Mr. Shields. Mr. Chairman, there may be some sort of a 
mechanism that we can put in place that would cause successful 
recipients in those states if their funding were reduced 
afterwards that they would lose a commensurate share of the 
grant also, which is similar to what is done, I think, in 
matching fund programs for health care and that sort of thing.
    The Chairman. Chief Whitworth.
    Mr. Whitworth. Mr. Chairman, Ohio has about five grant 
programs right now, and most of them are targeted toward the 
low to moderate income communities, most of them targeted 
toward communities that have 10,000 people or less. That leaves 
the larger communities to fend for themselves. I also know that 
some of the smaller communities have difficulty applying for 
these grants because of little or no administrative staff to 
accomplish that. We have in our county worked with those low to 
moderate income communities to try to even that base, provide 
them the needed staff support. I know my community has 
contributed to that, and we will probably continue along those 
same lines, but it is a struggle, and as the gentleman over 
here said, I am not sure Ohio can fund their fire EMS at a much 
less rate than what they do now.
    The Chairman. Mr. Monihan.
    Mr. Monihan. Excuse me, if I may, the National Volunteer 
Fire Council has been advocating that as part of any sort of a 
grant program there be grant writing assistance provided by 
FEMA, or by whoever as part of the program because many of the 
most needy departments just do not have anybody to do the grant 
writing, and first of all do not have the talent, second of all 
do not have the time.
    The Chairman. Sometimes they do not even have the 
information these grants are available.
    Mr. Monihan. That is the other problem. We have a concern 
about a study. Now, I know some sort of a study probably has to 
be done, but a study would be very difficult because it would 
have to really cover all departments, not a statistic, as they 
say, a statistically significant sample because there is such a 
wide variation across the country.
    The Chairman. Well, I thank you. I thank you for all you 
do. I thank you for taking time from your busy schedules to be 
here today. Senator Kerry has been heavily involved in these 
issues for a long time, and we have discussed this issue and we 
intend to work to try to iron out any differences on both 
sides. This Committee works generally, in fact uniformly on a 
bipartisan basis, and we will look forward to working with you 
as we develop this legislation. Senator Kerry.

               STATEMENT OF HON. JOHN F. KERRY, 
                U.S. SENATOR FROM MASSACHUSETTS

    Senator Kerry. [Presiding.] Well, Mr. Chairman, thank you 
very much. First of all, thank you for having this hearing, 
which we appreciate enormously, and thank you for your 
testimony, all of you. I will be very, very brief. I do not 
think we need to belabor this, but let me say first of all, I 
have been astounded to learn the degree to which on a national 
level there is this gap in the available resources to 
firefighters all across the nation. It is really quite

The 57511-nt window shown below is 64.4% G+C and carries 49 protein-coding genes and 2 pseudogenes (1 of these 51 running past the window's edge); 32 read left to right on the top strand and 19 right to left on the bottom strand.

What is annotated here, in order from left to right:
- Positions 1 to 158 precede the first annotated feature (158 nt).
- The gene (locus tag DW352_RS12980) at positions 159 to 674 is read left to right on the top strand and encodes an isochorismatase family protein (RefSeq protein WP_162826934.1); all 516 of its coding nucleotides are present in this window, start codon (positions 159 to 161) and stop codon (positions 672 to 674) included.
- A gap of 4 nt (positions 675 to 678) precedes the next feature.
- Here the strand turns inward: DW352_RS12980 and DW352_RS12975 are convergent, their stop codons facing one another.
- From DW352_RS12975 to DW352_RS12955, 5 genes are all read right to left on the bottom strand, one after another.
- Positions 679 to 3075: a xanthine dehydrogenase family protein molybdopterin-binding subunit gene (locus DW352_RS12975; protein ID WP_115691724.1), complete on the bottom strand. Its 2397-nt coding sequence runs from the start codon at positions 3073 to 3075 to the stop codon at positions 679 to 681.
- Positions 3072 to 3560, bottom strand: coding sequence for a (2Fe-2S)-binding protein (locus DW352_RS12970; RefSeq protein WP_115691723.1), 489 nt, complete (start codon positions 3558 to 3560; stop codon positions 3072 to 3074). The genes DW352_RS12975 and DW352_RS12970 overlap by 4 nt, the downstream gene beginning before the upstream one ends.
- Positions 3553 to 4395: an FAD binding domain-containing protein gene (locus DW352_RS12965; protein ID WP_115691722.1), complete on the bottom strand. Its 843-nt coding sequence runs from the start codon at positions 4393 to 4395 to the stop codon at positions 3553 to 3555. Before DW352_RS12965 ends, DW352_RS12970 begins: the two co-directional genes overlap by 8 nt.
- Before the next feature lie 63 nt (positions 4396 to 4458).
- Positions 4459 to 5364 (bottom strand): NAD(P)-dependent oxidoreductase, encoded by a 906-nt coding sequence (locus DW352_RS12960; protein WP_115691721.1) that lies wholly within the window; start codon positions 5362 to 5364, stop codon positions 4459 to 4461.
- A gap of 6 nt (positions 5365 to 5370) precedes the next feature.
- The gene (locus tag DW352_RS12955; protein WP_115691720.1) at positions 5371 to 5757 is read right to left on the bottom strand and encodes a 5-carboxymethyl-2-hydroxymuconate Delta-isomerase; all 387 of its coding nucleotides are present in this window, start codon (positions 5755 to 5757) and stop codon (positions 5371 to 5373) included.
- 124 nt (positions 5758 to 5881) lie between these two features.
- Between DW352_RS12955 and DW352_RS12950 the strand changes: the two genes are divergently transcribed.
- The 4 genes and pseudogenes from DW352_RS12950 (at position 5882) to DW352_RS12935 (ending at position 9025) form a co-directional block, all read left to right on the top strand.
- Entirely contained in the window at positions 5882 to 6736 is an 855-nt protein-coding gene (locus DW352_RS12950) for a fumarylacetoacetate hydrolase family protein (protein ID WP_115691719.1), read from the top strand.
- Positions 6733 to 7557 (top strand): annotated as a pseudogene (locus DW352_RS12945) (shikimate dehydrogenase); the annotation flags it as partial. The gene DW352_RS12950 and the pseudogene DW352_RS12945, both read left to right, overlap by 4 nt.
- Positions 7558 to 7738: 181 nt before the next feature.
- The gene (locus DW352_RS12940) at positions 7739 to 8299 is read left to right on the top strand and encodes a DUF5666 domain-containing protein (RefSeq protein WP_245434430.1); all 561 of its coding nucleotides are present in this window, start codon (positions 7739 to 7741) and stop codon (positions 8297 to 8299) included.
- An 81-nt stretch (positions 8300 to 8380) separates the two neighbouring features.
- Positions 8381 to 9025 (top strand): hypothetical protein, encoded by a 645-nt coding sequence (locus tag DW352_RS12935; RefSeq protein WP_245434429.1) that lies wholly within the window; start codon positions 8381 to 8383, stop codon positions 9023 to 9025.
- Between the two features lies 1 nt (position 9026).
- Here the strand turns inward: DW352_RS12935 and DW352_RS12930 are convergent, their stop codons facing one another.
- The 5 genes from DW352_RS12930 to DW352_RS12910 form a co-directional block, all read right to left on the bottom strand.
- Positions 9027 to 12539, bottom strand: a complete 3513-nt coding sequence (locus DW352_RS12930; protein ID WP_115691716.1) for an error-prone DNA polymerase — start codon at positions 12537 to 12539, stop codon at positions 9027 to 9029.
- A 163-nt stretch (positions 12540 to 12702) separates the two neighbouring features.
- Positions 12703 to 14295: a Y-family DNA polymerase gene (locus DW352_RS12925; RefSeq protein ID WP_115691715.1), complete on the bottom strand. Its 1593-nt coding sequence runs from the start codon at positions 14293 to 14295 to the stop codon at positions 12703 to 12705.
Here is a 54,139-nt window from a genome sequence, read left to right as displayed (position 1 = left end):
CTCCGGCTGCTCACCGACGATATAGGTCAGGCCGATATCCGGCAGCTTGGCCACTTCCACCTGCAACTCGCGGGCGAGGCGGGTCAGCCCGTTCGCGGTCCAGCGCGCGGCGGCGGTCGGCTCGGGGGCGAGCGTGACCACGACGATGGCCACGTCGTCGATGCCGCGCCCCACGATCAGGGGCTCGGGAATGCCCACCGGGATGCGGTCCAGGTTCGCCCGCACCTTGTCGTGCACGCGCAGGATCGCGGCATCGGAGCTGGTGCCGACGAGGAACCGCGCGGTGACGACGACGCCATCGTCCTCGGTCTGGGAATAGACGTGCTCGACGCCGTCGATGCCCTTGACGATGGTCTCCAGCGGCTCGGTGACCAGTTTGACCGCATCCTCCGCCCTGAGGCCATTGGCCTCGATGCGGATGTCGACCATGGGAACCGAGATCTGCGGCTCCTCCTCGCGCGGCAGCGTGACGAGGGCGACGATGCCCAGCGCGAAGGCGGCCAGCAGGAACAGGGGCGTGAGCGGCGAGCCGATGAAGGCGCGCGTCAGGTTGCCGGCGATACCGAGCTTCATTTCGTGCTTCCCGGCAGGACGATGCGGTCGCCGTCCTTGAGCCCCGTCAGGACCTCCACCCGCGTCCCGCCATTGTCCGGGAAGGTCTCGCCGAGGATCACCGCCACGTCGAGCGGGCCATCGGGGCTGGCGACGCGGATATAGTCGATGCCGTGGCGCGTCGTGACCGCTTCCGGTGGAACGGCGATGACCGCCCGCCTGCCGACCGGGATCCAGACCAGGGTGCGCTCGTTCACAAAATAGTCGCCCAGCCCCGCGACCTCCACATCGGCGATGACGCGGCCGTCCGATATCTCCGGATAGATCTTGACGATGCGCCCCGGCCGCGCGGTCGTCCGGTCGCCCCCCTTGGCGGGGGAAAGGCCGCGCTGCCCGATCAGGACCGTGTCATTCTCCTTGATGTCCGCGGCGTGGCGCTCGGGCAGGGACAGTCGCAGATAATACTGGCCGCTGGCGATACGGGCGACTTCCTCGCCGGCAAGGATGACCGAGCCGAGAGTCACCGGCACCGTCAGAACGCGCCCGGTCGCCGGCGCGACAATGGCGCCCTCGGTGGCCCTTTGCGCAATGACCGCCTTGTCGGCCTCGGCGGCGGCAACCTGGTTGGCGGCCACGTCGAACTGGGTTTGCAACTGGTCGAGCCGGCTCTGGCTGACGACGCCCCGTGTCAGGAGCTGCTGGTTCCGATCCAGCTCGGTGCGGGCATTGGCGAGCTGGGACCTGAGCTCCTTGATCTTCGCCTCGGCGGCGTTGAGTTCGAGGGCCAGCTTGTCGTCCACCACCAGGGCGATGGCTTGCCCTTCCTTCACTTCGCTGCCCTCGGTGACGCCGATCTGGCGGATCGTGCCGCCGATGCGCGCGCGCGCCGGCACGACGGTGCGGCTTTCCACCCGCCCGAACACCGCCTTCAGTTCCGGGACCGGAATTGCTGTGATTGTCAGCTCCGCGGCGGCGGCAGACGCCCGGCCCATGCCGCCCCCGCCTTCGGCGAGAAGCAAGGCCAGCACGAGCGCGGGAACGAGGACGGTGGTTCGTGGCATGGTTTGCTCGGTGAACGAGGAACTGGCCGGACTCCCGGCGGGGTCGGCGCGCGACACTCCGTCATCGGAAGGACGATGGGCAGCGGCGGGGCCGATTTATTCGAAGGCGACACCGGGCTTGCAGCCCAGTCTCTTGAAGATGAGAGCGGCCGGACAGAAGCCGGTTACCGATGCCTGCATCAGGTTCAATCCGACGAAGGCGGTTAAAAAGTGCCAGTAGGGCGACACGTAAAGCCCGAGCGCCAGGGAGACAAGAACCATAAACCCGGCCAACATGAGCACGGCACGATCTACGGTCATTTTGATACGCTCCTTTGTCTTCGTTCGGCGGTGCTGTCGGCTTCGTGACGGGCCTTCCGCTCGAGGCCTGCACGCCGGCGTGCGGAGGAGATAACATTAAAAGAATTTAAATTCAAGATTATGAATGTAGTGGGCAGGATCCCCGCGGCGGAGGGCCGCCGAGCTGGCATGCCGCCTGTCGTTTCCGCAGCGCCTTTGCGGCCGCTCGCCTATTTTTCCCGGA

remarkable.
    In fact, I was struck that more than two million fires are 
reported in the United States every year, 4,000 deaths, 24,000 
civilian injuries, 8 billion in direct property losses, and 50 
billion in costs to taxpayers. Obviously more than 80 percent 
of the yearly fire deaths and injuries occur in residential 
fires, and there is just an enormous reluctance for local 
communities to either live up to the responsibilities or in 
some cases it is impossible for them to live up to their 
responsibilities. Clearly we have a federal priority in making 
sure that people are safe, that our communities are safe, and 
needless to say, most importantly, that those who put their 
lives on the line, they are not doing so without state-of-the-
art technology, state-of-the-art ability.
    We in Massachusetts regrettably learned this lesson all too 
starkly last year in Worcester where we lost six of our brave, 
courageous firefighters in a terrible situation where I think 
the courage of firefighters was underscored all across the 
nation. These firefighters went in to pull homeless people out 
of a building. In a more callous world, I suppose, some people 
might have sort of had a reservation and done a balancing of 
the equities, but there was none of that. People were in there, 
they went in. No questions asked.
    But technologically there were things we might have known, 
things we might have done in terms of tracking. There were 
things we might have done in terms of rescue and so forth that 
we are aware of, but those technologies were not available.
    Everybody expects that kind of uncommon bravery, frankly. 
It is almost so automatic that people expect it, and it is 
given, and often given by people who are volunteers, not even 
full time. So this legislation is very personal to me and to a 
lot of us in Massachusetts, as it is across the country because 
we lose firefighters in communities all across the country 
every year.
    I would like to underscore, therefore, the need to try to 
provide this $5 billion over a 5-year period, which I think is 
not asking too much. I am proud to be a sponsor of the 
legislation, and I am eager to see us act on it.
    Now, I was one of the principal people who--in fact, I led 
the fight on the floor of the U.S. Senate--to put 100,000 
police officers on the streets of America. We ran into